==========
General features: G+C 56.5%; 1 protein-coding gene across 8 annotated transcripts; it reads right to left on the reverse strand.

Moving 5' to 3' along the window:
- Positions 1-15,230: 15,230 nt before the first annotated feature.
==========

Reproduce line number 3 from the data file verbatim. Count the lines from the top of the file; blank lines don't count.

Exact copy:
- Positions 1-15,230: 15,230 nt before the first annotated feature.